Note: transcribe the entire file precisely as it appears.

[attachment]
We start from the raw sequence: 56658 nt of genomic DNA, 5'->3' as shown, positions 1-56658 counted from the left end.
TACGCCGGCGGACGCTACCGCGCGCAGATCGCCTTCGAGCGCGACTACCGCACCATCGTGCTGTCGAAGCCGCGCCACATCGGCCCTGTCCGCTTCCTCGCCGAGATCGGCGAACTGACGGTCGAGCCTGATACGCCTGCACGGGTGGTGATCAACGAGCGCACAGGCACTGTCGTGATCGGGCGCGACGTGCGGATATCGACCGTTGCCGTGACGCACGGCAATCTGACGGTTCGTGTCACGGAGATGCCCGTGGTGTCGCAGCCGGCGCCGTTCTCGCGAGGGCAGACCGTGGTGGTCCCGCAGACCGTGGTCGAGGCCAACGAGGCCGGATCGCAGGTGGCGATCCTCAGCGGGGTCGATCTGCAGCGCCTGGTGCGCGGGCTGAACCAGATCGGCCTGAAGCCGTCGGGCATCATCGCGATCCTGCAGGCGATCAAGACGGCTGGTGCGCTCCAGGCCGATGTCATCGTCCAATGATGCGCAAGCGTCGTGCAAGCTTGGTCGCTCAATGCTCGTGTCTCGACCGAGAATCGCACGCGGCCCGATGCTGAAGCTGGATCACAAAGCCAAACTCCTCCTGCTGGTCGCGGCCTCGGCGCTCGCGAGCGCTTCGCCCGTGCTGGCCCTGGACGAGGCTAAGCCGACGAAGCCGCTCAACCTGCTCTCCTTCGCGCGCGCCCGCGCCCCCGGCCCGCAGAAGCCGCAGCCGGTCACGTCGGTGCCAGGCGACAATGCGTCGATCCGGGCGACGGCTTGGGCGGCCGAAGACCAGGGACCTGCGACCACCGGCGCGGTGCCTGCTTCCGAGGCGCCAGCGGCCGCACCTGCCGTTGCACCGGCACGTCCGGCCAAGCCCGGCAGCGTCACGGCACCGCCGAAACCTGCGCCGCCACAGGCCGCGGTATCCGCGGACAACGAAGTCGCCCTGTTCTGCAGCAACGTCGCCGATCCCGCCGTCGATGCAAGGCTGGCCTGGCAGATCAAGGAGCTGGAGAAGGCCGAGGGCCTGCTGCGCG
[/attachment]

We start from the raw sequence: 56658 nt of genomic DNA, 5'->3' as shown, positions 1-56658 counted from the left end.
TACGCCGGCGGACGCTACCGCGCGCAGATCGCCTTCGAGCGCGACTACCGCACCATCGTGCTGTCGAAGCCGCGCCACATCGGCCCTGTCCGCTTCCTCGCCGAGATCGGCGAACTGACGGTCGAGCCTGATACGCCTGCACGGGTGGTGATCAACGAGCGCACAGGCACTGTCGTGATCGGGCGCGACGTGCGGATATCGACCGTTGCCGTGACGCACGGCAATCTGACGGTTCGTGTCACGGAGATGCCCGTGGTGTCGCAGCCGGCGCCGTTCTCGCGAGGGCAGACCGTGGTGGTCCCGCAGACCGTGGTCGAGGCCAACGAGGCCGGATCGCAGGTGGCGATCCTCAGCGGGGTCGATCTGCAGCGCCTGGTGCGCGGGCTGAACCAGATCGGCCTGAAGCCGTCGGGCATCATCGCGATCCTGCAGGCGATCAAGACGGCTGGTGCGCTCCAGGCCGATGTCATCGTCCAATGATGCGCAAGCGTCGTGCAAGCTTGGTCGCTCAATGCTCGTGTCTCGACCGAGAATCGCACGCGGCCCGATGCTGAAGCTGGATCACAAAGCCAAACTCCTCCTGCTGGTCGCGGCCTCGGCGCTCGCGAGCGCTTCGCCCGTGCTGGCCCTGGACGAGGCTAAGCCGACGAAGCCGCTCAACCTGCTCTCCTTCGCGCGCGCCCGCGCCCCCGGCCCGCAGAAGCCGCAGCCGGTCACGTCGGTGCCAGGCGACAATGCGTCGATCCGGGCGACGGCTTGGGCGGCCGAAGACCAGGGACCTGCGACCACCGGCGCGGTGCCTGCTTCCGAGGCGCCAGCGGCCGCACCTGCCGTTGCACCGGCACGTCCGGCCAAGCCCGGCAGCGTCACGGCACCGCCGAAACCTGCGCCGCCACAGGCCGCGGTATCCGCGGACAACGAAGTCGCCCTGTTCTGCAGCAACGTCGCCGATCCCGCCGTCGATGCAAGGCTGGCCTGGCAGATCAAGGAGCTGGAGAAGGCCGAGGGCCTGCTGCGCG